22 May 2020
Manni Goldbeck and Dirk Heinrich
If one were to build a solid concrete wall one meter high and one metre wide from Cape Town past Keetmanshoop in the south of Namibia, one would need the same amount of concrete that was used to build the recently-inaugurated Neckartal dam west of Keetmanshoop. To construct the dam wall which is 540 metres long at the crest and 60 m wide at the bottom, more than a million cubic metres of concrete were used. The dam wall is 82,5 m high from the lowest point to the non-overspill crest and can store a total of 857 million cubic metres of water when full. This is three times the amount of that can be stored in the Hardap dam near Mariental. Neckartal dam stretches 38 km upstream with a surface area of 25 km². It is a curved gravity dam in the Fish River, 40 km west of Keetmanshoop and a few kilometres north of Seeheim.
The dam will mainly be used for irrigation purposes and the government plans to have 5000 ha made available for the farming of Lucerne, dates, grapes and vegetables. Water will be released at a rate of 50 m³ per second by two turbines which are three metres in diameter and which can together generate 3,5 MW per hour. The water will flow down the Fish River for 13 km where it will be dammed up at an abstraction weir from where the water is being pumped into a reservoir on top of a hill, nine km away. From there the irrigation scheme will be supplied with water. All necessary infrastructure is already in place.
On the 13th March this year (2020), the Neckartal dam was officially inaugurated by Namibia’s Vice President Nangolo Mbumba. Construction had started on the 11th September 2013 andwas completed in September 2019. The plans to build a dam on this site in the mighty Fish River date back to German colonial times.
In 1896 and 1897 Theodor Rehbock, who was born in Amsterdam in 1864, at the invitation of the colonial Syndicate of Water Affairs, conducted an expedition through Namibia and South Africa. During this, he became a visionary of a country transformed by more permanent water supplies in farm dams and massive dams in river beds. He designed Pokkiesdraai and Avispoort Dams for Windhoek, Hatsamas near Dordabis, De Naauwte or Naute Dam in the Löwen River southwest of Keetmanshoop in the now !Karas region and a system of terraced dams in the Fish River starting with the Kommatsas North dam (today´s Hardap Dam) and climaxing with Kokerboomnaute or Neckartal Dam. In his two books, German South West Africa, its economic development with special emphasis on the usage of water resources (Berlin 1898) and Germany´s duties in German South West Africa (1904), he outlined his designs and his plans to finance the projects. Farm dams were the responsibility of the individual farmers organised in co-operatives and aided by state-sponsored credit institutes. Larger dams would be state-financed and could be linked to farming co-operative complexes.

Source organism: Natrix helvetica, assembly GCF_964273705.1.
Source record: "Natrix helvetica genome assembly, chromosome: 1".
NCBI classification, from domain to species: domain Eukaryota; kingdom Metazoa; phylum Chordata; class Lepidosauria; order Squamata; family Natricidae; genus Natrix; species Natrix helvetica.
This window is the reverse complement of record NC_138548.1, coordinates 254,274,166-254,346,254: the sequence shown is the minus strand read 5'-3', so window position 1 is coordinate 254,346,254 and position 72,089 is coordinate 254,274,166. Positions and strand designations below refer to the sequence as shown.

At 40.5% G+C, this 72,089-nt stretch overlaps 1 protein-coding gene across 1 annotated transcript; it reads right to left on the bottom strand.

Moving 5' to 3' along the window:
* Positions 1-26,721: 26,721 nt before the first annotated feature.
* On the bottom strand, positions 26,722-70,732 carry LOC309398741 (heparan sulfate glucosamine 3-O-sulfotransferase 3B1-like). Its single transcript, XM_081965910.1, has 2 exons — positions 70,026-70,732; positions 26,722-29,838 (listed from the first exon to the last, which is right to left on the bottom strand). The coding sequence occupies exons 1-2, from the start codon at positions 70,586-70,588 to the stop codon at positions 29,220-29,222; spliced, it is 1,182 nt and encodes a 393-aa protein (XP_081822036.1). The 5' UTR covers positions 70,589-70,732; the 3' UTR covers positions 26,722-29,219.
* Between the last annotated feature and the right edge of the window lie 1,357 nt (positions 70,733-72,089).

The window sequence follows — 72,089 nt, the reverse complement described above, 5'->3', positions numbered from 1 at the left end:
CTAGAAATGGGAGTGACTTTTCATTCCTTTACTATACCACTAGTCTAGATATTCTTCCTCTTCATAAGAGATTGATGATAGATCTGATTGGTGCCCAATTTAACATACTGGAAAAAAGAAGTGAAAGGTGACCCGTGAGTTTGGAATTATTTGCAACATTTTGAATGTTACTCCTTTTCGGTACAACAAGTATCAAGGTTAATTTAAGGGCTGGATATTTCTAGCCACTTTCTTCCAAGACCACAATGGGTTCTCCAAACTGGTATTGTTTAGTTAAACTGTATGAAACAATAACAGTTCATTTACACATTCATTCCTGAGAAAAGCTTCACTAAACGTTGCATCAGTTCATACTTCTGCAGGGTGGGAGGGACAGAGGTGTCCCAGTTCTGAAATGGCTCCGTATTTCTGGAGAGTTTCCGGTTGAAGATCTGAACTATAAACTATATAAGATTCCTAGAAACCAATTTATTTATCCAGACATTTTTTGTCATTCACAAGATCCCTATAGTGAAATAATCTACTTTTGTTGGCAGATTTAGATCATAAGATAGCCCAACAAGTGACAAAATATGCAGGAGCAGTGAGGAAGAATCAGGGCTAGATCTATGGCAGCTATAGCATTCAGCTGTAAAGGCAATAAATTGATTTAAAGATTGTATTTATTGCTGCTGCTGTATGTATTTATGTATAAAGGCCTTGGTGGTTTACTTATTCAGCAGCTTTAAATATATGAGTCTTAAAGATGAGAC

The project derived its name from Neckartal and Kokerboomfontein; two farms just outside Keetmanshoop and the Berseba Reserve. Theodor Rehbock attended school in the Netherlands and Germany and studied engineering at the Technological Institutes in Berlin and Munich. After completing his diploma, he was engaged in prestigious projects: building the innovative arch bridge across the river Weser in Germany and renovating the German Parliament (Reichstag). In 1899 Rehbock became a professor of hydrology in Karlsruhe. In the 35 years he spent there, he became famous for the mock-ups he constructed which were up to 60 m in length and in which he tested the behaviour of water before putting his plans into practice. His academic obligations did not prevent national and international engagements in Spain, South America (Panama Canal) and New Zealand. His most prestigious work was making the Rhine navigable up to Switzerland, solving problems that had arisen during the construction of the gigantic Dutch Zuiderzee polder system. He remained eager to put his Namibian dam projects into practice.
Though his ideas became significant during the German colonial period, the war lasting from 1903 to 1908 disrupted further plans. This was also due to the enormous amounts of money spent during the war. Farm dams were constructed, but plans for the larger dams were only approved in 1912 and then aborted by the time World War I started. From 1915 to 1955 not much happened in terms of building further dams, and Theodor Rehbock and his ideas were somewhat forgotten, despite the fact that he was considered an international engineering celebrity. The poor whites flooding into Namibia from the south, received Land Bank credits to drill boreholes on their farms. In 1933, at the height of a drought and global depression, dams were built hastily at Avis and in Ovamboland as part of a relief-payment-for-work-scheme.
After World War II and between 1955 and 1969, water affairs officials Otto Wipplinger and Heinz Stengel built many of today’s dams in Namibia. Thereby they reactivated many Rehbock traditions and visions. Upon their retirement and resignation, water affairs lapsed into relative inaction.
The second phase of the Neckartal project now awaits completion, in order to use the dam’s potential to the fullest and to benefit the people in the surrounding area. Not only will agriculture provide jobs and food security, but even tourism can play an important role in job creation efforts. Water sport like water skiing and angling on Namibias biggest dam could attract many tourists for competitions and leisure, an aspect Rehbock had never considered. With all the water available, the natural world too will benefit and another paradise for aquatic birds could establish itself in this part of the country.
Sorry, we can’t seem to find any matches for your search. Have a look at our popular searches below.